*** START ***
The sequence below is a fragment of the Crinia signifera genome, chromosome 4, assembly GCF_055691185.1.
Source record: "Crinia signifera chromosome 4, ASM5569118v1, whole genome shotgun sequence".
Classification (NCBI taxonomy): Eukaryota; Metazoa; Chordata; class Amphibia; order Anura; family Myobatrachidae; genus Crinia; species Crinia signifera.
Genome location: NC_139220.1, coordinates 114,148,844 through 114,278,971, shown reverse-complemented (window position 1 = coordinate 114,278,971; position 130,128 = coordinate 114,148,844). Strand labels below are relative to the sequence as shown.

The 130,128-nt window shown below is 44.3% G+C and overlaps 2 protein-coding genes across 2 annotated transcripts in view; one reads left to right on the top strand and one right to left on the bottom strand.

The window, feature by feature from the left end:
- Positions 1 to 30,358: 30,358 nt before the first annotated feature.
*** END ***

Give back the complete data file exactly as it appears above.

The sequence below is a fragment of the Crinia signifera genome, chromosome 4, assembly GCF_055691185.1.
Source record: "Crinia signifera chromosome 4, ASM5569118v1, whole genome shotgun sequence".
Classification (NCBI taxonomy): Eukaryota; Metazoa; Chordata; class Amphibia; order Anura; family Myobatrachidae; genus Crinia; species Crinia signifera.
Genome location: NC_139220.1, coordinates 114,148,844 through 114,278,971, shown reverse-complemented (window position 1 = coordinate 114,278,971; position 130,128 = coordinate 114,148,844). Strand labels below are relative to the sequence as shown.

The 130,128-nt window shown below is 44.3% G+C and overlaps 2 protein-coding genes across 2 annotated transcripts in view; one reads left to right on the top strand and one right to left on the bottom strand.

The window, feature by feature from the left end:
- Positions 1 to 30,358: 30,358 nt before the first annotated feature.